Americans’ investments are out of the grip of one of the longest bear markets in recent history.
The S&P 500 gained 0.6% on Thursday, pushing the market 20% higher than the stock low hit in October, closing at 4,294. That means Wall Street has finally been freed from the clutches of a bear market – when stocks are falling 20% or more from a recent high for an extended period – which began in June 2022.
Although bear markets are common, the last recession marked one of the first major downturns for young investors, and proved particularly painful for older workers who saw their retirement investments plummet. Last year, Wall Street fell on equities as the Federal Reserve embarked on a regime of interest rate hikes to combat record inflation.
But the S&P 500 bucked the bear market by gaining more than 12% this year as what once seemed like some recession never materialized and the labor market remained strong. The gains helped bolster the investment holdings of millions of Americans, who took a $3 trillion hit to their retirement accounts last year.
Better days ahead?
“At the end of the day, the economy has been very resilient,” said Anthony Saglimbene, chief market strategist at Ameriprise Financial.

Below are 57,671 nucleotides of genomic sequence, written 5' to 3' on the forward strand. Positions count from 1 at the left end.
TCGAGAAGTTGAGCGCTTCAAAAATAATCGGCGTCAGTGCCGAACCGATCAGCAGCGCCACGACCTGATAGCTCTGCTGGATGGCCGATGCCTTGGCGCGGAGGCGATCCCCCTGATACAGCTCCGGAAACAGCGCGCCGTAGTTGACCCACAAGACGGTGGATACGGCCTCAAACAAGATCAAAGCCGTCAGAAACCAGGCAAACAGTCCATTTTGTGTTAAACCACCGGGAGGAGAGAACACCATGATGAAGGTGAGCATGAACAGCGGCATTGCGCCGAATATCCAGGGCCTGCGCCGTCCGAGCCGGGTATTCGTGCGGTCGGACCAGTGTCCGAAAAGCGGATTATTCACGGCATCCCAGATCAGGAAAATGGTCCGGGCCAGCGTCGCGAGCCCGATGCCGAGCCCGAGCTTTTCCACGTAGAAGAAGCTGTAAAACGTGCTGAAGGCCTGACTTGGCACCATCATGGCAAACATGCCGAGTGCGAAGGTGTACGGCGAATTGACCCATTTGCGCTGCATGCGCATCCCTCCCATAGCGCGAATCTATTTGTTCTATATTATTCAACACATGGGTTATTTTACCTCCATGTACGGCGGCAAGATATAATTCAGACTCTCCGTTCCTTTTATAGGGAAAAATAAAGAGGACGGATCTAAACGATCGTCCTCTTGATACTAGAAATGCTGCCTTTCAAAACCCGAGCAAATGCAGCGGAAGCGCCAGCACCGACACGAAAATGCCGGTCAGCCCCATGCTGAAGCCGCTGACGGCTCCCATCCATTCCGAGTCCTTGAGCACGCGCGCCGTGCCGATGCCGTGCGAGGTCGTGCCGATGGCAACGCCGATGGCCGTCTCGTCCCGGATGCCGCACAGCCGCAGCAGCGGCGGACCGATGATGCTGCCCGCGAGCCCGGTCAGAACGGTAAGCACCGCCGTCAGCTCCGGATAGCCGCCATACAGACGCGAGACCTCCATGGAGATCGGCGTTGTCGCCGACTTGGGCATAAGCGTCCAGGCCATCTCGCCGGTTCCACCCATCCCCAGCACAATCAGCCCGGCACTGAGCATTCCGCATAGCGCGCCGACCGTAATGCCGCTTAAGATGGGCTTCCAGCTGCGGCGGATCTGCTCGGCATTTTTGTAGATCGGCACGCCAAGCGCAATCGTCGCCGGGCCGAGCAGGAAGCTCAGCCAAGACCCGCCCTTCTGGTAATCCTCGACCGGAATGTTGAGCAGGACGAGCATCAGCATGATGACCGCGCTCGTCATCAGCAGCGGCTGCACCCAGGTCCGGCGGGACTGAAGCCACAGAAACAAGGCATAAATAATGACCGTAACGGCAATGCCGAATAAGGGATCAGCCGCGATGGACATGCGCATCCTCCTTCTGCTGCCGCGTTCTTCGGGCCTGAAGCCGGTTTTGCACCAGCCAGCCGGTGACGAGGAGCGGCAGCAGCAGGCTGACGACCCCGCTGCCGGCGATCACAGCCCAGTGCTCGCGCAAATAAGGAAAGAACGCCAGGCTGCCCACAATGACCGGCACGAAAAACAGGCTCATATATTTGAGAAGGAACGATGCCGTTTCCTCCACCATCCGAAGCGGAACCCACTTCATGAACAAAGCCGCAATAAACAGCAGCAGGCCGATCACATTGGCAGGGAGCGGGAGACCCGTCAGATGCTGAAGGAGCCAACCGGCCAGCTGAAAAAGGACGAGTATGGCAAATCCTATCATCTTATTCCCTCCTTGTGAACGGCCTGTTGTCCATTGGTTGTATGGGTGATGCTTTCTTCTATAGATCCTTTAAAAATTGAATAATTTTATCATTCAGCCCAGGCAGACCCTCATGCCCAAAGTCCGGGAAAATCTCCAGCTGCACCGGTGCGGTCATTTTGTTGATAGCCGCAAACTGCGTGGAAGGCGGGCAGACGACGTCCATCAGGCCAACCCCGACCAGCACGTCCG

“So much negativity has been baked into the market,” he said. “Although it’s too early to know for sure, stocks seem to be doing what they normally do when all the negativity has been discounted in the stock market: they’re starting to rise in anticipation of better days ahead.”
The most recent bear market lasted 248 trading days, according to the Wall Street Journal, citing Dow Jones Market Data. By comparison, the average bear market lasted 142 trading days.
Before the latest downturn, investors suffered a short-lived bear market at the start of the pandemic, when stocks plunged more than 20% from February 19, 2020 to March 23, 2020, then recovered to new highs.
With Associated Press reporting.